So, to get at the point I came in here to make - the other day, with two of my good friends, we took a listen to the new Skip the Foreplay album, Nightlife. To put it best from one of those friends, "Man, Brokencyde opened up a door that shouldn't have been opened," or "This sounds like Crazy Town." Why not, the opening track has to introduce the band through a soundbyte. WHO DOES THAT? Nu-metal rap-rock bands between the years 1998-2000, that's who! So either we've come full circle, or this album is the biggest troll since Lil B's Everything Based or anything 3OH!3 has ever released. The titles: "Dinner With Snooki" "Hangover" and the lovely "Date Rape Predator" - a song title fitting in a scene of stories fed through the now deceased Is Anyone Up? website. (I'm not accusing anyone in Skip the Foreplay of such accusations though, that's for Tumblr and scene girl tweets to handle.) Seriously, a few minutes into "Date Rape Predator," and there's a sample of a girl acting like she's been slipped something in her drink! WHAT?! UGH! FUCK! (throws hands in air) I can ignore the breakdown after breakdown. I can ignore the sing-scream combo that has been played out for years. I can ignore the aerobic stage jumps and crouches tied into every oncoming breakdown that leaves your band with no utter sense of dynamics within the plateau of sound that is your music. I can even ignore this dubstep shit you've added to give "texture" for lack of a better word. Listening to this album was the blade that cut the umbilical chord of my youth and left me balding, yelling at kids to "Be safe!" and "Don't do anything stupid!" What bothers me is that someone, somewhere (and I'm not calling out just Epitaph on this one) said, "Yes, let's put this out," without giving the public at least a ten page dissertation on how a band like Skip the Foreplay, The Bunny the Bear or I See Stars is furthering anything in music besides a headache and a target for a candid joke when there's not a good nu-metal one at the moment.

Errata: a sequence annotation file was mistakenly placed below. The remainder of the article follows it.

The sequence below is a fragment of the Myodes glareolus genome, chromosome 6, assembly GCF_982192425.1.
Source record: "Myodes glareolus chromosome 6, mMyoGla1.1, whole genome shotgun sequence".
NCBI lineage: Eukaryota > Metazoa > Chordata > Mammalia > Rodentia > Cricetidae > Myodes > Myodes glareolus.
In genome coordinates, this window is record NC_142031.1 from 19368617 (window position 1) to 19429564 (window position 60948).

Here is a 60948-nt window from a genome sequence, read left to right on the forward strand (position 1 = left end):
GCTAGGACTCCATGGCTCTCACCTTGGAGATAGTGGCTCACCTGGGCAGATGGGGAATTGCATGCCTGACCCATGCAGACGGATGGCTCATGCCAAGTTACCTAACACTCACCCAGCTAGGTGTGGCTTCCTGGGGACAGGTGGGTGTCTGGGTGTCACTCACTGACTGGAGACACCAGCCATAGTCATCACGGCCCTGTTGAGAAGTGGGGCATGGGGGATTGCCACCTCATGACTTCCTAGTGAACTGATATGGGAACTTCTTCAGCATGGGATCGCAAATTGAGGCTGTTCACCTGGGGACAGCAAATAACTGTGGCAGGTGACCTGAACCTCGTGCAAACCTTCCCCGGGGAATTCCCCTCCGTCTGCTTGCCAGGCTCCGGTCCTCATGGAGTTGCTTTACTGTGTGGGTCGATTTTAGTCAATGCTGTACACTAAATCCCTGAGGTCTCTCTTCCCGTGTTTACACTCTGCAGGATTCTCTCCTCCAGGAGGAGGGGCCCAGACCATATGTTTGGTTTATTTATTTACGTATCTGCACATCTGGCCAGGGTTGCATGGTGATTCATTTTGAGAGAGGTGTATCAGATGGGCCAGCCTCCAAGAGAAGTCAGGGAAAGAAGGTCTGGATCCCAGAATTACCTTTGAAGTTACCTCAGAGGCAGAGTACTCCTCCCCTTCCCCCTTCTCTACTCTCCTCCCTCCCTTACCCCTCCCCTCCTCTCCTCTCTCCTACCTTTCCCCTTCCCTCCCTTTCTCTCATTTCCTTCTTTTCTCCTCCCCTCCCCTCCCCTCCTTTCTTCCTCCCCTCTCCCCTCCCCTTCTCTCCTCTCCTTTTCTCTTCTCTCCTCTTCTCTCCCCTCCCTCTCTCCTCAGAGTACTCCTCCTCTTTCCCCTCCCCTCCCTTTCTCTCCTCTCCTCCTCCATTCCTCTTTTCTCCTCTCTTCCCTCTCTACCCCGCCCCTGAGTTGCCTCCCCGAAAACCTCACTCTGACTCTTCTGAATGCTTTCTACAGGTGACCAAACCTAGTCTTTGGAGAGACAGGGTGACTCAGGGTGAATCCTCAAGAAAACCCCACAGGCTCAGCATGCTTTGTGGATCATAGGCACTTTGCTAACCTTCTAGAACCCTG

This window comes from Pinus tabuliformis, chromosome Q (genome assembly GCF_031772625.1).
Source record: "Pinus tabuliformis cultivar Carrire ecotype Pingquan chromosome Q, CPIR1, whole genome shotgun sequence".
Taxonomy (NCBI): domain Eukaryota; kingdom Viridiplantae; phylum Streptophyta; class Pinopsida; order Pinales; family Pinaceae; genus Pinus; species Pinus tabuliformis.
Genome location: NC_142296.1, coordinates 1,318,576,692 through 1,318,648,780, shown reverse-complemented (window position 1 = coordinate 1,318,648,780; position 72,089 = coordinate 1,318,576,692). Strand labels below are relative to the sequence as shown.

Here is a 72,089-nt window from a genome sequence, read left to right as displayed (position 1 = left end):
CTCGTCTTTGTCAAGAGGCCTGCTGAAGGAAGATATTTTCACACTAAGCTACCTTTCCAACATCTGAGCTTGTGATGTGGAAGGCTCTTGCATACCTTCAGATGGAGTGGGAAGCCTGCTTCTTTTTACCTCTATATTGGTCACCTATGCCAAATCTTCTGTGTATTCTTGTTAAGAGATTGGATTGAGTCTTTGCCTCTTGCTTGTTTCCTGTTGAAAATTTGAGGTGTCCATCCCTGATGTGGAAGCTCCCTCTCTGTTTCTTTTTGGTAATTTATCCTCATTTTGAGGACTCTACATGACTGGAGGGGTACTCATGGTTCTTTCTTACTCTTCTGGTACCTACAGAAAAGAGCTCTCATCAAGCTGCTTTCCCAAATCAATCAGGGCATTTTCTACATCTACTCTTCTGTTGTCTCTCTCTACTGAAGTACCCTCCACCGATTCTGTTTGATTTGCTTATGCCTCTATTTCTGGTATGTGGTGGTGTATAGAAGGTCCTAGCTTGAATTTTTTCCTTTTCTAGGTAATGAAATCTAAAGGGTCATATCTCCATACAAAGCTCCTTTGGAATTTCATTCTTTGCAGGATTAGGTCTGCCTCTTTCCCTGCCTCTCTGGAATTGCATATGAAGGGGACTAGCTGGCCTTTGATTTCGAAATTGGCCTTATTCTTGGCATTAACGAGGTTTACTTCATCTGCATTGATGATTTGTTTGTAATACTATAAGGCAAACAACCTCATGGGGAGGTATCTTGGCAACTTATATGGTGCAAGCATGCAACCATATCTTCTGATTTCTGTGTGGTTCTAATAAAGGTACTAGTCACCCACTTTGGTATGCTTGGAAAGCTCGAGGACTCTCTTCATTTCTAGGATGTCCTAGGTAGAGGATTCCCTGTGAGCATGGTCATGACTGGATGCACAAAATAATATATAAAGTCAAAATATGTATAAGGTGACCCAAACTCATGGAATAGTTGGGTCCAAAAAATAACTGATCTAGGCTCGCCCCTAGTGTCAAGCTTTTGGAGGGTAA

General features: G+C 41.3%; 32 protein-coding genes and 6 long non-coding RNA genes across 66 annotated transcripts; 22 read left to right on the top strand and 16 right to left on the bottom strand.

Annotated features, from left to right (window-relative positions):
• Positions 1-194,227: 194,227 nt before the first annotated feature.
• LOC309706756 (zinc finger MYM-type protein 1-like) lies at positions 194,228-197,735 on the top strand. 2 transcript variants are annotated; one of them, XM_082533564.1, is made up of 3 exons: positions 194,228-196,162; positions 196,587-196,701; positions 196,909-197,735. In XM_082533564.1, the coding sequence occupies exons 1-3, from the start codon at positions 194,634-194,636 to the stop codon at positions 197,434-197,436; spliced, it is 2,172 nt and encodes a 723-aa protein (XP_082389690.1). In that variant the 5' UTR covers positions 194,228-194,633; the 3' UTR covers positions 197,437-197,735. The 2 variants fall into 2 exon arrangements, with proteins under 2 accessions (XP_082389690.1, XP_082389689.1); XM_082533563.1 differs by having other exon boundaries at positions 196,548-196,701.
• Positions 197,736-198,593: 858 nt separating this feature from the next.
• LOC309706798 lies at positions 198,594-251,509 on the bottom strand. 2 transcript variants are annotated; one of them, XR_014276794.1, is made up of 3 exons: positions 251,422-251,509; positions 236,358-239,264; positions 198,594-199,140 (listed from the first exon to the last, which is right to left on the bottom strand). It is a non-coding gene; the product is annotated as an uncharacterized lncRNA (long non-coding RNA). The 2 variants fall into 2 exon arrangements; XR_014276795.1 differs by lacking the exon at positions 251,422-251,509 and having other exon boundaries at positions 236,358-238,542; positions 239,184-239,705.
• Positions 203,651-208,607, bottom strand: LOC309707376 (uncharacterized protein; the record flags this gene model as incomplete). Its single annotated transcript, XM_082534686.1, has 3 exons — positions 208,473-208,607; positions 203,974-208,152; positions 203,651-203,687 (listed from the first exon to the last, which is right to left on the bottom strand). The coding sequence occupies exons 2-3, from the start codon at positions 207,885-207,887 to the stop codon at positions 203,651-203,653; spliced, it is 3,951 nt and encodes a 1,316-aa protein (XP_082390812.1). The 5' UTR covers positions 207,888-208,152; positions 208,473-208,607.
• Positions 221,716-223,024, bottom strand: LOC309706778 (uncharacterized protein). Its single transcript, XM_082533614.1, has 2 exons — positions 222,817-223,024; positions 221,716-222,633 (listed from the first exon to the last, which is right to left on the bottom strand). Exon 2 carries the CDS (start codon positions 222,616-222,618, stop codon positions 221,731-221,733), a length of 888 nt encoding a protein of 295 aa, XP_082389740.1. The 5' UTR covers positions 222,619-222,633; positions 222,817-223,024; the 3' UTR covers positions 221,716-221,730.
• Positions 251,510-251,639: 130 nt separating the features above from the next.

I read a great article by Chuck Klosterman the other day. He attended both a Creed and Nickelback concert in one night. Now, I know that's making a lot of your heads spin, but it's worth a read. Klosterman not only makes some great points about the hate of some and the packed arenas for others, he also snagged some definitive quotes from attendees who willingly bought tickets of their own will. The most interesting point brought up in the whole piece is how much we as listeners live in our own reality when it comes to enjoying any band in question by the rest of the general public. We ignore the flack (haterz gonna hate, amirite?), and we only take in what a band or song or album or lyric means to us and no one else. That unwavering point when critics' and the popular media's opinions don't matter is pretty special. A lot of factors go into your tastes besides the consumption of the vast medium of music itself: your personal life, your financial demographic, your exposure to city life versus the rural bumfuck nowhere and your friends and home life. No matter how much you want to deny it, at a young age you probably listened to some god awful shit, and unbeknown to you, whether it was a negative turned into a positive, it helped shape who you are and what you listen to today.

So before Skip the Foreplay or any of the bands mentioned sends me a letterbomb (I'll just start a podcast or something, but seriously, I'd like to keep my hands) - maybe it's me not recognizing that maybe, just maaayybeee, these bands could be the next Antioch Arrow for a new generation. Then again, I seriously doubt any of you know who that band was, so enjoy the good times while they last. As soon as all these fans of the present Warped Tour and Hot Topic crowd grow-up and discover the inner-twines of some indie dream-pop band or discover some back catalog worship of some powerviolence or math-metal act - then you're just some band that they used to know and love and ended up in used CD trade-ins or deleted MP3 files. I wouldn't be writing this if I didn't already live through the motions. As prominent as the idea is now, not every band is entitled to a reunion - or deserves one for that matter. The biggest reason for that is not every band can make a mark worth lasting not only a decade long, but generations of young minds at that. When it gets to simplicity, you, as a band and an "artist," have to ask yourself this: Am I a gimmick to turn a buck or am I at least being honest with what I do and am actually contributing to the greater good of the challenge I may indirectly set for my fans? As long as there's some sort of honesty between those drops and on-stage calisthenics, I'll keep my mouth shut until the next trend.
Tags: Consequential Apathy, Punk Rock, Skip the Foreplay, Nostalgia